Tomás Eloy Martínez: Writer celebrated as a novelist who combined fiction and history and as a provocative journalist

Tomás Eloy Martínez was one of the Spanish-speaking world's most-respected authors and most provocative journalists of the last few decades, his novels acclaimed by contemporaries including Gabriel García Márquez, Carlos Fuentes, Mario Vargas Llosa and Isabel Allende. Stricken by cancer several years ago, the Argentinian continued to write until his last days, notably as a columnist with the Argentinian daily La Nación, El País of Spain and The New York Times.

A close friend of García Márquez when they were national newspaper journalists in the 1960s, he helped the Colombian launch the Fundació*Nuevo Periodismo Iberoamericano, or New Iberoamerican Journalism Foundation, which seeks to stimulate young journalists throughout the Spanish-speaking world and of which García Márquez is president. He also played a key role in promoting his friend's 1967 novel One Hundred Years of Solitude, which would propel the Colombian to international fame and eventually a Nobel prize.

Martínez himself was best known for his novels Santa Evita (1995), translated into more than 30 languages, and La Novela de Perón (The Peron Novel, 1985), which mix fact and fiction over the lives of the former Argentinian president Juan Domingo Peró*and his second wife Eva Duarte, or Evita.

In both books, Martínez said, he sought to create a technique which was the reverse of the New Journalism writers in the US. Whereas they wrote about real events using fictional style, he he used a factual, journalistic style to tell stories which were largely fictional, based on real and made-up characters, thereby "introducing elements of doubt into history," as he put it. "In The Peró*Novel, the fictional characters are the most real," he said.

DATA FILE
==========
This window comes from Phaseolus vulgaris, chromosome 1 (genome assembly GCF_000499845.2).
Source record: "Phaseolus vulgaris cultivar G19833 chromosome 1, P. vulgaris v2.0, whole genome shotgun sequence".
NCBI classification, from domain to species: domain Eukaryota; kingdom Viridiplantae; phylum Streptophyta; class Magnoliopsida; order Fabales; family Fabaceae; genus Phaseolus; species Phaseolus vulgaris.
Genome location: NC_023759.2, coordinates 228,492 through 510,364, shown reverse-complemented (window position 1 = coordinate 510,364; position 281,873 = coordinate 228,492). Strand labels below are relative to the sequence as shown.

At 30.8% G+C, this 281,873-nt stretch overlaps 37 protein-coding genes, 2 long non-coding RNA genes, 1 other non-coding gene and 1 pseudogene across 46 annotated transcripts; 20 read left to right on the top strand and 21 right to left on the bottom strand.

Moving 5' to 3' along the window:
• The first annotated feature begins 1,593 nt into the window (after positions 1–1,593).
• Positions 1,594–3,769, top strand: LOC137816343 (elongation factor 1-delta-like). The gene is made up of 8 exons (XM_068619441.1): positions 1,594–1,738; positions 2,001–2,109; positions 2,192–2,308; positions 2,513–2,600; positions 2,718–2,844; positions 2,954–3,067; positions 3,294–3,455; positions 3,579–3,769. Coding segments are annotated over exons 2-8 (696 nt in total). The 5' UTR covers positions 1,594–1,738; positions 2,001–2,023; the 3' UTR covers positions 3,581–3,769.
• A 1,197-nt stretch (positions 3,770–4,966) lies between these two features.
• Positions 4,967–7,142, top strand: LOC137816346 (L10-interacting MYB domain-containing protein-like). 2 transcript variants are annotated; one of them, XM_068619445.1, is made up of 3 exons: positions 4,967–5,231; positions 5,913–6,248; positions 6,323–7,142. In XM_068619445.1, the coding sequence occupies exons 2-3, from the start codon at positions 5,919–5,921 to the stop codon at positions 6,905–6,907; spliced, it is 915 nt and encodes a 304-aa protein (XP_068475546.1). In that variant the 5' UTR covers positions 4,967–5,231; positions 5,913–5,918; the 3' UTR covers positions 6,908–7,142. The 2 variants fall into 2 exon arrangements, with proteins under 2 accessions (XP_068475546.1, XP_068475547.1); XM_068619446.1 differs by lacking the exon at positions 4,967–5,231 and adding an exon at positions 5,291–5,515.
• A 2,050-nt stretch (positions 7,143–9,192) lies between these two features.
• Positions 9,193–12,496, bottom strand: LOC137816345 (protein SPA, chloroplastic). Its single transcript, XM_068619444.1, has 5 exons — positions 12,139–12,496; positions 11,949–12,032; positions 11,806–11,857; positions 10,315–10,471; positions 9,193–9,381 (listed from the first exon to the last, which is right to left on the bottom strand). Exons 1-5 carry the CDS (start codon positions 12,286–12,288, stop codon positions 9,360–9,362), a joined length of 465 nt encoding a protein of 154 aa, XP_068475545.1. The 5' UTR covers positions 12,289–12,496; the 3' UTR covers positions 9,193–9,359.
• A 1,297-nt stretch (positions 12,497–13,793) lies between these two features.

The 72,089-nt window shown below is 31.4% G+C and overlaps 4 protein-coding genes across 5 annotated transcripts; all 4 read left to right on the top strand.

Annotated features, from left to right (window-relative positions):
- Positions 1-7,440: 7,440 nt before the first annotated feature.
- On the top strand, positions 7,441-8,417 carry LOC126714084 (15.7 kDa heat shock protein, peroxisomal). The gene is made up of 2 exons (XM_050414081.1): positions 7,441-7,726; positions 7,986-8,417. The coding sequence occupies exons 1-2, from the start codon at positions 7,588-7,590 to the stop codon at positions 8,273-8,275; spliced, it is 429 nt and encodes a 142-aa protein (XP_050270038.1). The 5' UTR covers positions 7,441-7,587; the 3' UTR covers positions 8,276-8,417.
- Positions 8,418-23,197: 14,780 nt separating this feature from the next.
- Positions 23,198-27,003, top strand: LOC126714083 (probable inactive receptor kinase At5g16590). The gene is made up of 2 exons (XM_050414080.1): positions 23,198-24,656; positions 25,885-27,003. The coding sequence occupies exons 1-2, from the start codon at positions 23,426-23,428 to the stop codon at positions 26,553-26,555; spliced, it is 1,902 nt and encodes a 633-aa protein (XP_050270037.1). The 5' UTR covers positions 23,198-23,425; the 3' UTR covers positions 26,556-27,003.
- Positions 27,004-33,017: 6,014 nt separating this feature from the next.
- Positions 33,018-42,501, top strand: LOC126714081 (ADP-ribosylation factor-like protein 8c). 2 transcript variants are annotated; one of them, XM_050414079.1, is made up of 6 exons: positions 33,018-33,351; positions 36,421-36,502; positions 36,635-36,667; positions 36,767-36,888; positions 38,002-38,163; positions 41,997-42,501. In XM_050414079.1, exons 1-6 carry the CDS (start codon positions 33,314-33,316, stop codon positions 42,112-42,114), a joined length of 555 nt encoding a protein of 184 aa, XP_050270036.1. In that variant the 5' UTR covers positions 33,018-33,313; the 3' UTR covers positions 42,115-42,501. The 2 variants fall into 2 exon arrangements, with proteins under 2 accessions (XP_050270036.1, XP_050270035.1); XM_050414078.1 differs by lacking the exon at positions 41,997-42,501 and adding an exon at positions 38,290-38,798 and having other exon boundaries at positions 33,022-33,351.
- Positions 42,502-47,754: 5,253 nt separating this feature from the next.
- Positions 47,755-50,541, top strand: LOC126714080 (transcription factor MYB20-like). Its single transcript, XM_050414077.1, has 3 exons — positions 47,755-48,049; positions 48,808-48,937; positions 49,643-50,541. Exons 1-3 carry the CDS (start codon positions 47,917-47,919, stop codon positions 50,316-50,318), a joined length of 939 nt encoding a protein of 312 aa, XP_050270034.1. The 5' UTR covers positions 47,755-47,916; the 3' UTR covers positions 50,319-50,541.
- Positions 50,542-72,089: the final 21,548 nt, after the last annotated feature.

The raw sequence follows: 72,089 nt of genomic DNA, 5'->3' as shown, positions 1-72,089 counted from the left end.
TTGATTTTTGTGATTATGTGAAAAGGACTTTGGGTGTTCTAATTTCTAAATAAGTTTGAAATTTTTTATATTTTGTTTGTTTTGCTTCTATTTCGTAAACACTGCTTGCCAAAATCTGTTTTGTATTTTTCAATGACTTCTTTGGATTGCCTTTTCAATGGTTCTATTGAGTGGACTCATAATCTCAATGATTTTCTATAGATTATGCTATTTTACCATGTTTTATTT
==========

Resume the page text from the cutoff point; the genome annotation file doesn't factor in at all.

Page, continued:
García Márquez, the first person to read Santa Evita before Martínez sent it to his publishers, was said to have been stunned by it, while Fuentes said, "I and Gabo [García Márquez] separately came to the conclusion that we'd have been delighted to be the author of such a perfect work, with its soldering of fiction and history."

Martínez's 2002 novel El Vuelo de la Reina (The Flight of the Queen) reflected his own falling in love with an Argentinian journalist half his age and delighted him, he said, because "it sold half a million copies in China, though it didn't make me rich." The book, which won Spain's Alfaguara prize for best Spanish-language novel, tells the story of Camargo, a voyeuristic director of a Buenos Aires newspaper who falls in love with Reina, a 30-something colleague; as always in the author's work, the fabric of the city is as much a leading character as the two lovers.

His penultimate novel, El Cantor de Tango (The Tango Singer, 2005), led to him being shortlisted for the inaugural Man Booker International Prize, which recognises overall achievements rather than a single novel. Also on the shortlist were García Márquez, Doris Lessing, Philip Roth, Saul Bellow and John Updike; the prize went to the Albanian Ismael Kadaré.

The Tango Singer, which Martínez said came to him in a dream and which was described by the Independent as "a work of hallucinatory brilliance," tells the tale of Bruno Cadogan, a young New York academic who criss-crosses Buenos Aires during Argentina's financial crash of 2001 trying to track down the tango singer Julio Martel.

His last novel, in 2008, was Purgatorio (Purgatory), partly based on his own experiences in the 1970s, told the story of a couple who were separated during the "Dirty War" against leftist sympathisers but reunited 30 years later. Drawing on his own experiences of exile and return, he sought to awaken readers to the fact that dictatorships, as he said, "are not possible without the complicity of society."